Jump to content


  • Posts

  • Joined

  • Last visited

Everything posted by laserfan

  1. Well that didn't work, so I searched the registry, found 30 instances in CLASSES ROOT and 30 in LOCAL MACHINE and deleted them all and it's gone. Guessing they might have been around from a much earlier version and I never noticed...
  2. LUK I have a related question: I see "Burn using ImgBurn" when I right-click an .iso file, and yet nowhere in Settings--Registry are any checks at all so I'm not sure why this appears. When I "Open with..." and choose Windows Disc Image Burner I do get "Burn disc image" but still there is the "Burn using ImgBurn". I wonder why that appears and maybe how to make it not appear when I right-click.
  3. I couldn't tell ya. I have the WH16NS40 and a bunch of other LG drives including the GGW-H20L and they've all worked fine for me though honestly I do not do a lot of -RW burning. I would expect that the newest M-DISC burners have better lasers owing to the fact that they have to burn stone but although I've made a few M-DISCS I don't have long-term experience with it. >So, are LG Blu-Ray burners better than their DVD burners?
  4. If I were a videographer and/or made precious family home videos I would certainly be using Mdisc exclusively for archival storage.
  5. Yeah I have made Mdiscs (BDR-25) with ImgBurn.
  6. Late to the party, but yes there is truth the the "end-of-disc" question; at least, when I'm able to visually see irregularities near the edges of discs, I start not to trust them. Next, if you drop a disc and it falls on edge, guess where the damage is most likely to manifest itself as a problem? Finally, in theory all discs are perfectly manufactured, such that the holes are exactly on-center and the discs themselves are perfectly round. But if there is ANY imperfect in this regard, the error will be most noticeable at the outer edge where "wobble" may be intolerable for some players/lasers. If you are making discs to save e.g. precious photos for long-term storage, you will spend $65 bucks on an LG M-Disc recorder and buy some M-Discs. They do not use inks/dyes at all but instead materials that effectively "etch your data in stone" and should last 10x your lifetime (milleniata.com). I have no affiliation with milleniata but have an LG burner and have made some M-Disc (blu-ray data) discs for keeping archival copies of our pics/videos/docs using ImgBurn. I expect these never to change in any way i.e. remain perfect for the rest of my days.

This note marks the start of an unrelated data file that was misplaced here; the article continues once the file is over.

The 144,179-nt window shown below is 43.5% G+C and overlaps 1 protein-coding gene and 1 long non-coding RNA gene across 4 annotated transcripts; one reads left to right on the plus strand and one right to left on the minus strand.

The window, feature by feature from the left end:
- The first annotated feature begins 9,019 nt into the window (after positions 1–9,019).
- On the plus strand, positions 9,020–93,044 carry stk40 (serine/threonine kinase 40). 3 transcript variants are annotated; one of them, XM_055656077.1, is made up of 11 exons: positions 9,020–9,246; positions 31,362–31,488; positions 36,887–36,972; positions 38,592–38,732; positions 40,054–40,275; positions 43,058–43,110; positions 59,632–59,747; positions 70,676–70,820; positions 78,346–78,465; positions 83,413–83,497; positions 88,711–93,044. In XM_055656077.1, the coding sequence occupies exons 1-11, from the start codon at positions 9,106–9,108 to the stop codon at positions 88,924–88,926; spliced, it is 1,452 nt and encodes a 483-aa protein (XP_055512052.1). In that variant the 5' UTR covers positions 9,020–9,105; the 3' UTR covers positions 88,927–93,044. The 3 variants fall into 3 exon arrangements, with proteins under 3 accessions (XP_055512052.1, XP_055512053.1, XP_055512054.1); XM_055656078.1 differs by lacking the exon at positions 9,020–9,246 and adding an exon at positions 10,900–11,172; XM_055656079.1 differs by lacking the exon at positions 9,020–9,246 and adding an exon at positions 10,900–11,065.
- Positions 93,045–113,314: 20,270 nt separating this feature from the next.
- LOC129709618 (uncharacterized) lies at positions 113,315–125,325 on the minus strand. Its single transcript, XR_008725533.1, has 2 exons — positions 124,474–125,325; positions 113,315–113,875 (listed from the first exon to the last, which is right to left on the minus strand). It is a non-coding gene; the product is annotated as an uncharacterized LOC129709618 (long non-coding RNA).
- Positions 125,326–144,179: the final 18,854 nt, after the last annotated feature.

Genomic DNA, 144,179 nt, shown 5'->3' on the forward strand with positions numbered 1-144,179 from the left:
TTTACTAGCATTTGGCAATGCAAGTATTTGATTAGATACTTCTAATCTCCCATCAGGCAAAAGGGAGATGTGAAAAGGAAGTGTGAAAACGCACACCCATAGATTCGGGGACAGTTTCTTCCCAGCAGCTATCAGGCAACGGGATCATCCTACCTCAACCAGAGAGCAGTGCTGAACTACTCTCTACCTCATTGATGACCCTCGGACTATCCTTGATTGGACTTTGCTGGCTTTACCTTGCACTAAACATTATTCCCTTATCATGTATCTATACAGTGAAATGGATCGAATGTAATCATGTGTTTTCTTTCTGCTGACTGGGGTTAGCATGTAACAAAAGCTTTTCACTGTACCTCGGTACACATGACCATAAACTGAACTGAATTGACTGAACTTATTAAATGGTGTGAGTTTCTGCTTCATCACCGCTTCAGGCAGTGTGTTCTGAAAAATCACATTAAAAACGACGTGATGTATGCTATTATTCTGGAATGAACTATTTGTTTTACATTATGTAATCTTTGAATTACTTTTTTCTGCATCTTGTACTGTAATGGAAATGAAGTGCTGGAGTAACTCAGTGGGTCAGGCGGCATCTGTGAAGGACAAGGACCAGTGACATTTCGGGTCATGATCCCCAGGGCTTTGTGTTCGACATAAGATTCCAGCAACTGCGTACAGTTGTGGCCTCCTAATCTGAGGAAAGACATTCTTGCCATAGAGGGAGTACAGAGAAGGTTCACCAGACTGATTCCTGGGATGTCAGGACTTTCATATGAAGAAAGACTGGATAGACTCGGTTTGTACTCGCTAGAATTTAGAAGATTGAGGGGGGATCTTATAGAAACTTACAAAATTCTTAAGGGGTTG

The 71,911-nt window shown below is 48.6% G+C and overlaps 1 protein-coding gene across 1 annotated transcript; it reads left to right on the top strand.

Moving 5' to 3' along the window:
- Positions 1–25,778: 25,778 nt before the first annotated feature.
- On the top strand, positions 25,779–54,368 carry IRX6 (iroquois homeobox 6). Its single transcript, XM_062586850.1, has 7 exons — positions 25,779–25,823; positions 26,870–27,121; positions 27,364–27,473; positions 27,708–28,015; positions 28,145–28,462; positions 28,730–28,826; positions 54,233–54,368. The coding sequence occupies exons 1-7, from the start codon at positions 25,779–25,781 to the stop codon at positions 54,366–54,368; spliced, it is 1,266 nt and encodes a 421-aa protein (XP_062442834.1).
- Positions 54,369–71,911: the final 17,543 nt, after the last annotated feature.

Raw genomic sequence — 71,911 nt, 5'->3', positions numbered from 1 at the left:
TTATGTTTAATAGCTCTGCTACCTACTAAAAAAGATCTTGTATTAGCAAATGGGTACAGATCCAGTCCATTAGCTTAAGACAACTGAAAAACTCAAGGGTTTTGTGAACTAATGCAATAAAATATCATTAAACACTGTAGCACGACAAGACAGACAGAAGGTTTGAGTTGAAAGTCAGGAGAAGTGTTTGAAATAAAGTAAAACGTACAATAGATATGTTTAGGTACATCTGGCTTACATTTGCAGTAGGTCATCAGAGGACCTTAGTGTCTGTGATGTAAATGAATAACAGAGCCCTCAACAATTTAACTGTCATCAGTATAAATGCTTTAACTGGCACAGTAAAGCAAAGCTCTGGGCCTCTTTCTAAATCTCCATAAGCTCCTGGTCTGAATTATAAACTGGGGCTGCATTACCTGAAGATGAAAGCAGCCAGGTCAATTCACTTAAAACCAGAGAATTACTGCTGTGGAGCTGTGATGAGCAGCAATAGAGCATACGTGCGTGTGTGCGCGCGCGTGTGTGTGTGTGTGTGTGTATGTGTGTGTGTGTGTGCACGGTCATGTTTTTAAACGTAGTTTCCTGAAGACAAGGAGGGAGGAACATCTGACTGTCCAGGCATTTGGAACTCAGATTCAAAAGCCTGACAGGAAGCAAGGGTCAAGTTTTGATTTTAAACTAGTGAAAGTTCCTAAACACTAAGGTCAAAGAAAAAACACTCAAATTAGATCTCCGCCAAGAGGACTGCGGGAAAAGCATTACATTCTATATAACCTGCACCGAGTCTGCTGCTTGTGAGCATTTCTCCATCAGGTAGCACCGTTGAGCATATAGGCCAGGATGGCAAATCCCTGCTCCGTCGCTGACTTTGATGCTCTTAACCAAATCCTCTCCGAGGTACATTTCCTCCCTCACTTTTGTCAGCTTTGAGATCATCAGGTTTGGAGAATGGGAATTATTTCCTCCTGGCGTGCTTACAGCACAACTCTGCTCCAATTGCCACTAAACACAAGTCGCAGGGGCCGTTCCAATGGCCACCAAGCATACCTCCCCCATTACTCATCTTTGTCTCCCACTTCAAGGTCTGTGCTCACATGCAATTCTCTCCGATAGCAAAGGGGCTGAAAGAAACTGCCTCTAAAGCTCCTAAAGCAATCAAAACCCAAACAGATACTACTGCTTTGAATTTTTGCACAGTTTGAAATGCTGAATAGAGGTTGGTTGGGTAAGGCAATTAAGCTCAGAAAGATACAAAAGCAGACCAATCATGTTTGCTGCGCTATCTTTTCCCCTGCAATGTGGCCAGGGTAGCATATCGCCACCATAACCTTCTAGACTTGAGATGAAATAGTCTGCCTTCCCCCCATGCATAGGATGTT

7. Along with trying other drives, you might get free IsoPuzzle which might be able to recover one or more of your DVDs. It keeps trying and it will even allow you to move the disc(s) from one drive to another until you get a complete copy. For irreplaceable stuff like family videos I now use M-Disc instead of ink dye writeable media. If they verify perfectly when written, they should last for 1,000 years.
  8. Try a different burning program (Windows, BurnAware, CDBurnerXP, etc). If these error-out as well you prolly broke your drive.
  9. Thanks LUK for the explanation, and the pointer--oddly, my Auto 'Change Book Type' setting was indeed un-checked!
  10. In other words OP it appears to me that your disc has indeed been recorded as book type DVD-ROM. What makes you think it did not--does ImgBurn's Read mode show also DVD-ROM? LUK I must ask what "automatically" means because I just tried some new Memorex DVD+R discs and found that ImgBurn sets them to DVD+R booktype, where before all I'd seen from my burns with Verbatims is DVD-ROM. I don't know if DVD+R vs. DVD-ROM book type makes any difference with my player yet but I did try setting my LG player to assert DVD-ROM for these DVD+R discs and it did work. So how did the program decide in this case that the book type should be DVD+R? And in looking at my DVD+R DL discs I see they've been booktyped as "DVD+R DL". Sorry LUK but I'm seeking understanding that has not arrived with me yet...should I change the setting from Normal to DVD-ROM for both disc types?
  11. Thanks LUK I guess I will stick with UDF 1.02 as that seems the lowest common denominator, and presumably if my M-Discs verify perfectly once, they will never degrade in any way!